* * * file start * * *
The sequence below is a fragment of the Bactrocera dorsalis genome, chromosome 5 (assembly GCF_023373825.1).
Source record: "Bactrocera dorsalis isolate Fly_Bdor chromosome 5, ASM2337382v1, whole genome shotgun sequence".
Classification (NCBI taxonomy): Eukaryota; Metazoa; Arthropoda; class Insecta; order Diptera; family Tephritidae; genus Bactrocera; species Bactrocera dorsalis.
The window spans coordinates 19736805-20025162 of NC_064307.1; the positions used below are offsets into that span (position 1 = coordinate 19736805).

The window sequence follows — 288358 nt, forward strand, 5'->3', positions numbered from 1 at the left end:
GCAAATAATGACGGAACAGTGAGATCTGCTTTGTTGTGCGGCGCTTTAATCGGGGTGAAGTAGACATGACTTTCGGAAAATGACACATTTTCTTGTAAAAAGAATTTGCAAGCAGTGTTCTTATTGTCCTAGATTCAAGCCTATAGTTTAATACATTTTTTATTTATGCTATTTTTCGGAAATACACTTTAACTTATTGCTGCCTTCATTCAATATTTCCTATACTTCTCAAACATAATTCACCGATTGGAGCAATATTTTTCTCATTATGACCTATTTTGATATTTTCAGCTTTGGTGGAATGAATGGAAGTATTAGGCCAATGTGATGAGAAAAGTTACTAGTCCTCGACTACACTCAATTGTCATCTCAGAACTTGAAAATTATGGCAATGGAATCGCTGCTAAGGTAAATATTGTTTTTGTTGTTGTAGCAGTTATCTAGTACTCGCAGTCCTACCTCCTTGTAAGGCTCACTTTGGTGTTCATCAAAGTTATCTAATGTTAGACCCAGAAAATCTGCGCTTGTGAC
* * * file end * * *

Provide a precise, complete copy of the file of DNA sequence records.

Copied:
The sequence below is a fragment of the Bactrocera dorsalis genome, chromosome 5 (assembly GCF_023373825.1).
Source record: "Bactrocera dorsalis isolate Fly_Bdor chromosome 5, ASM2337382v1, whole genome shotgun sequence".
Classification (NCBI taxonomy): Eukaryota; Metazoa; Arthropoda; class Insecta; order Diptera; family Tephritidae; genus Bactrocera; species Bactrocera dorsalis.
The window spans coordinates 19736805-20025162 of NC_064307.1; the positions used below are offsets into that span (position 1 = coordinate 19736805).

The window sequence follows — 288358 nt, forward strand, 5'->3', positions numbered from 1 at the left end:
GCAAATAATGACGGAACAGTGAGATCTGCTTTGTTGTGCGGCGCTTTAATCGGGGTGAAGTAGACATGACTTTCGGAAAATGACACATTTTCTTGTAAAAAGAATTTGCAAGCAGTGTTCTTATTGTCCTAGATTCAAGCCTATAGTTTAATACATTTTTTATTTATGCTATTTTTCGGAAATACACTTTAACTTATTGCTGCCTTCATTCAATATTTCCTATACTTCTCAAACATAATTCACCGATTGGAGCAATATTTTTCTCATTATGACCTATTTTGATATTTTCAGCTTTGGTGGAATGAATGGAAGTATTAGGCCAATGTGATGAGAAAAGTTACTAGTCCTCGACTACACTCAATTGTCATCTCAGAACTTGAAAATTATGGCAATGGAATCGCTGCTAAGGTAAATATTGTTTTTGTTGTTGTAGCAGTTATCTAGTACTCGCAGTCCTACCTCCTTGTAAGGCTCACTTTGGTGTTCATCAAAGTTATCTAATGTTAGACCCAGAAAATCTGCGCTTGTGAC